Wednesday, February 19, 2014


Twenty years ago Alex Rodriguez was an eighteen-year-old kid running around the Seattle Mariners clubhouse the way a child wakes up Christmas Morning to a house full of presents; everything was bright, new and for-the-taking. But one strange thing occured that season which affected Baseball and every player in the League. 1994 was the year MLB players went on strike due to Owners demanding a salary cap per the new collective bargaining agreement. The World Series was canceled and replacement players were hired to play the 1995 Spring Training schedule. It all got straightened out by late April and the '95 season was cut to 144 games. No Salary Cap was ever enacted & Players and Owners have carried on like it was never an issue. Meanwhile, Alex played in the minor leagues till August when he was called up to the Mariners permanently.

1996, Alex's first full year in the Bigs was historically good. He hit .358, slugged 36 homers, drove in 123 runs and had a 1.045 OPS, which vaulted him into 2nd place for MVP. Rodriguez like any First Overall Draft Pick had high expectations, but nobody foresaw the numbers he put up that first year. As you might predict, A-Rod came back to earth a little his second year hitting .300 with 23 homers and 84 RBIs, but still made the All Star team and helped the M's to a 2nd place finish.

From 1998 on, A-Rod solidified himself as the Best Shortstop in the game making perennial All Star teams and high MVP finishes. After the year 2000 A-Rod was up for his first Free Agent contract. Everyone knew the number was going to be too large for the Mariners to afford, so the bidding war began. The Texas Rangers outbid every other team, offering Rodriguez 10 years, $252 million the richest contract in sports history. That is until 3 years later when the Rangers traded A-Rod to the Yankees, whom agreed to pay Alex $275 million for the next 10 years (the Rangers paid $67 million of it).

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So the question remains; What went wrong? How did Alex go from a pure ballplayer to a-fraud? Rodriguez told Peter Gammons it was "the pressure." Alex claimed he felt enormous pressure to live up to the huge contract the Rangers gave him. The more realistic answer we've come to find is other ballplayers were doing it so why shouldn't I? Rodriguez admitted he was between 25 & 27 years old when he first took steroids. How can someone so dominant, so vibrant, so elite resort to taking performance enhancing drugs in his prime?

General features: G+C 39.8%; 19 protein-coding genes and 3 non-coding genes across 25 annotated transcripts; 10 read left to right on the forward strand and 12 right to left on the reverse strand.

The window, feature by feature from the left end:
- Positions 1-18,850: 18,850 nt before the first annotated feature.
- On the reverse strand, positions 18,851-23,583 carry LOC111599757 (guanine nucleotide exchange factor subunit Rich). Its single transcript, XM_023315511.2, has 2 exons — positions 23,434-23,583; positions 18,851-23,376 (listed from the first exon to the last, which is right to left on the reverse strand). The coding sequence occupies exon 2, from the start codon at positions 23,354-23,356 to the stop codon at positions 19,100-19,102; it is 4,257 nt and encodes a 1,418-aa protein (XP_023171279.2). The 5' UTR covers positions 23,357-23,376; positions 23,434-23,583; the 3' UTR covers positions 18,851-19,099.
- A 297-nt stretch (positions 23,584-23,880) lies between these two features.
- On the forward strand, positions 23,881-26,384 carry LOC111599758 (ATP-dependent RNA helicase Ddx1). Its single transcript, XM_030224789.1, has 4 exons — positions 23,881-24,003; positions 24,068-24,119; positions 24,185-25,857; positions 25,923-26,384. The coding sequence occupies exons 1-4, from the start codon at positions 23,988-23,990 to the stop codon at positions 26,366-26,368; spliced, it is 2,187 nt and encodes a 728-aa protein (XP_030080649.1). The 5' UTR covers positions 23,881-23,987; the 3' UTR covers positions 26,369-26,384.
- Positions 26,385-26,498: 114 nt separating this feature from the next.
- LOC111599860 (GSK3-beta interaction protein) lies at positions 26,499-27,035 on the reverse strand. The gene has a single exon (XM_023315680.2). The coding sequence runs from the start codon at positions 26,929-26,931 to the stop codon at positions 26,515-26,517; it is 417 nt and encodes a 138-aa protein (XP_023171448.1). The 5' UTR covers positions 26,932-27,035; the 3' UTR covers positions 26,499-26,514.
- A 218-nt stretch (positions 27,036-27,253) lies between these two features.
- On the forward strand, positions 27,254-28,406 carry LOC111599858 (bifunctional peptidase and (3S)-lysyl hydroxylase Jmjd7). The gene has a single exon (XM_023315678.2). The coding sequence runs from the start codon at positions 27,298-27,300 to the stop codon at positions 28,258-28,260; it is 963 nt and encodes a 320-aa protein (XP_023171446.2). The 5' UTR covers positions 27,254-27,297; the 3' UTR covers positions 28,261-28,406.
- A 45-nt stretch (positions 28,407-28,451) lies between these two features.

Looking back at that time period in Baseball, from the Strike of '94-95 to 2006 when MLB Banned PEDs & Steroids, the Culture of the Game was all about the
'Long Ball.' The '96 Colorado Rockies had 3 guys with 40+ HRs. 1998 was the year of the chase. McGwire & Sosa both broke Maris' record, hitting 70 & 66 HRs. And of course in 2001, HGH, Cream-&-Clear Barry hit 73 illegitimate HRs. The Whole World became obsessed with HRs; How Many, How Far and How Many More can we hit? Turns out, after the Strike, Offense brought people back to the Ball Parks in record numbers, so of course no one at the time cared to question how or why all these records were being broken.

What it all comes down to with A-Rod is, he is simply a man of the times. A follower. Everyone else was doing it so of course he had to keep up. In actuality, not everyone else was doing steroids, but the 'cool' kids were. You can't place all the blame on the players of the Steroid Era. Major League Baseball deserves blame for enabling and practically encouraging the use of PEDs for that ten to fifteen year period. But no one forced any of them to take drugs. The ones who took them to survive are forgivable; the guys who needed them to make the Show or stay on the team. The ones who took them to get rich or break records are not forgivable. They can rot with their shriveled balls, floppy tits & fat bank accounts.

Alex Rodriguez was a special talent, but not a special person. Alex's Ego & his Salary became more important than Baseball. The young guy who looked up to Ken Griffey Jr. grew up to be nothing like him. A-Rod chose Vanity & Greed where Jr. chose to be a BallPlayer. A-Rod cheated, lied, played the victim and tried to get away with it. That pretty smile and that 'say & do the right thing' persona was all a facade. We all now know the Real A-Rod. Funny how you can be teammates with Derek Jeter and Ken Griffey Jr yet still remain fraudulent. All the Talent in the World but still just a scared, little boy on the inside. No dignity. No Class. All Vanity & no Hall pass.

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